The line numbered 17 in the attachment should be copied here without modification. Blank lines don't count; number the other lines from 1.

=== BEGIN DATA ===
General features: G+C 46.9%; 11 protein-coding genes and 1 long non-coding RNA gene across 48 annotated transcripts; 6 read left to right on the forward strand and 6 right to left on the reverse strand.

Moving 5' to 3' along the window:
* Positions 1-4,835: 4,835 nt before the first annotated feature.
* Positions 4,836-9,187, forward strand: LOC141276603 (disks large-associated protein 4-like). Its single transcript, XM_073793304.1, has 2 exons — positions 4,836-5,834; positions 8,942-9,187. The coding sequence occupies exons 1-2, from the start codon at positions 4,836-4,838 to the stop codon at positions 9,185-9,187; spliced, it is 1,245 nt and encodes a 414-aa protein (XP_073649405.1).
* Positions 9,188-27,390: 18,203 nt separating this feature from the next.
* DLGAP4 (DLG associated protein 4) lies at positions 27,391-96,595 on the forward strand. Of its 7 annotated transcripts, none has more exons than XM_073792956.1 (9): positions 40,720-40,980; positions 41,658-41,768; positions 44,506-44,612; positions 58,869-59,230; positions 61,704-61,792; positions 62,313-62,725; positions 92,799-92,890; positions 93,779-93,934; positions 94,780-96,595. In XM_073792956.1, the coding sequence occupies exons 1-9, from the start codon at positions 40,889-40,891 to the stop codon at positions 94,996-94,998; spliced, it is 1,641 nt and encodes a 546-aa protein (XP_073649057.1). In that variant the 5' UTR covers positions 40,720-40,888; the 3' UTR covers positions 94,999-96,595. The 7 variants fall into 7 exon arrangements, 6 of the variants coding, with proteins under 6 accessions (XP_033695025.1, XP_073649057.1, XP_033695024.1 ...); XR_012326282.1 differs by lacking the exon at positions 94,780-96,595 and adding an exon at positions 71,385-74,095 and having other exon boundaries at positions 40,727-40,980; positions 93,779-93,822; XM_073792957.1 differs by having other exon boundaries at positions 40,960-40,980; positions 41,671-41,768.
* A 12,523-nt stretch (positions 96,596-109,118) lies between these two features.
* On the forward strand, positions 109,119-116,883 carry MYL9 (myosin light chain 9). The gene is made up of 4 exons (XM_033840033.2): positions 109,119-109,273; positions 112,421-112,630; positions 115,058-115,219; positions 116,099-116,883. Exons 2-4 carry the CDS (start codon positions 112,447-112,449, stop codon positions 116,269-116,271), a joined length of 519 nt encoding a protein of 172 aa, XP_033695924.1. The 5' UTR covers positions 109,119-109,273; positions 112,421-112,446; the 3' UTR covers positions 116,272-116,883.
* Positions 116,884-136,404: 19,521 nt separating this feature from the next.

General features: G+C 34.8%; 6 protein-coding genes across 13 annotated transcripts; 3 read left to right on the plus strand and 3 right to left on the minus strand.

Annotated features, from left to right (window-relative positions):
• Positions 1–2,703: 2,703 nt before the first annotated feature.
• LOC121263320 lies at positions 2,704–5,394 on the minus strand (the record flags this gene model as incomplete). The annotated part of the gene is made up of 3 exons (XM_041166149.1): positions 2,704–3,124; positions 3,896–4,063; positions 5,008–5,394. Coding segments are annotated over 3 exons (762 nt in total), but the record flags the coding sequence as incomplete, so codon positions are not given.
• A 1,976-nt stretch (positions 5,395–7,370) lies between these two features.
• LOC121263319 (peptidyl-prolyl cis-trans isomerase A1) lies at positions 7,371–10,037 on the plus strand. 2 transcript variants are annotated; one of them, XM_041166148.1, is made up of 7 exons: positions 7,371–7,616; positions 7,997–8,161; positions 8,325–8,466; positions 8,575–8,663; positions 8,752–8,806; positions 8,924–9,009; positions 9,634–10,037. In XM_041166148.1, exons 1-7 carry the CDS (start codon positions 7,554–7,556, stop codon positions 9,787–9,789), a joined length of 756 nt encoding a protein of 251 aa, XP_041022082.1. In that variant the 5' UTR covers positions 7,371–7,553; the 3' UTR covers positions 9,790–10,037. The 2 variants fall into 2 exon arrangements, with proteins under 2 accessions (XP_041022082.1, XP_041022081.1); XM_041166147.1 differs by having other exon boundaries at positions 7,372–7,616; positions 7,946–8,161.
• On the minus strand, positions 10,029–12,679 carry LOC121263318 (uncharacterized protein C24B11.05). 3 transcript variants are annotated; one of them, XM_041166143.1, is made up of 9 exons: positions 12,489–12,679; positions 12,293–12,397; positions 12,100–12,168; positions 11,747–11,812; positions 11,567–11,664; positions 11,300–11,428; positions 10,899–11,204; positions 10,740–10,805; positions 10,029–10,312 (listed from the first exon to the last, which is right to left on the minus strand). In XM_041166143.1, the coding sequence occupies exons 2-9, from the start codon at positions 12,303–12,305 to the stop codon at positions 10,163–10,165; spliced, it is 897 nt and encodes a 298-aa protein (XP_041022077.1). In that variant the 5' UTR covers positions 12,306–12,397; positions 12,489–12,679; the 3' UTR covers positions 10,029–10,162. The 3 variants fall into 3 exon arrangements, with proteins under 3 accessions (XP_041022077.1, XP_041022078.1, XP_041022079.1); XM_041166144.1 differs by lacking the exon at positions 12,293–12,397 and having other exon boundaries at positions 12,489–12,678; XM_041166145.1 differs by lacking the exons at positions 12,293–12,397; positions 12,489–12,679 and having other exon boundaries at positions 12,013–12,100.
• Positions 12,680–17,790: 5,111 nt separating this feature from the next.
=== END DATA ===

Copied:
• Positions 12,680–17,790: 5,111 nt separating this feature from the next.